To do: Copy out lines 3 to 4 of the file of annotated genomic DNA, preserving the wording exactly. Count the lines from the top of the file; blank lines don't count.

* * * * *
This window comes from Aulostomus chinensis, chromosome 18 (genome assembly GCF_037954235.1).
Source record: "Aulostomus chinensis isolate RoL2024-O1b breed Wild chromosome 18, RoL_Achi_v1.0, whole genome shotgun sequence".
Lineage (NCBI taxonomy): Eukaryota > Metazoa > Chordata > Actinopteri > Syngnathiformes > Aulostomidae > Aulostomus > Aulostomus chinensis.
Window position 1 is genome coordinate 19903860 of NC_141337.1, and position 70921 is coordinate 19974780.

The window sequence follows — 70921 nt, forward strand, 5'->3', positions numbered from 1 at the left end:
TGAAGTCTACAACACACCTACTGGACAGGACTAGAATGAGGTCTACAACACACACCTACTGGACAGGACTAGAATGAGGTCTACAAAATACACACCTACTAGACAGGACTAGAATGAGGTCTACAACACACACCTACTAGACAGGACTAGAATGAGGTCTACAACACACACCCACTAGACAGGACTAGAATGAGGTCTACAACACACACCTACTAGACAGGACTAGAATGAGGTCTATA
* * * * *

Lineage (NCBI taxonomy): Eukaryota > Metazoa > Chordata > Actinopteri > Syngnathiformes > Aulostomidae > Aulostomus > Aulostomus chinensis.
Window position 1 is genome coordinate 19903860 of NC_141337.1, and position 70921 is coordinate 19974780.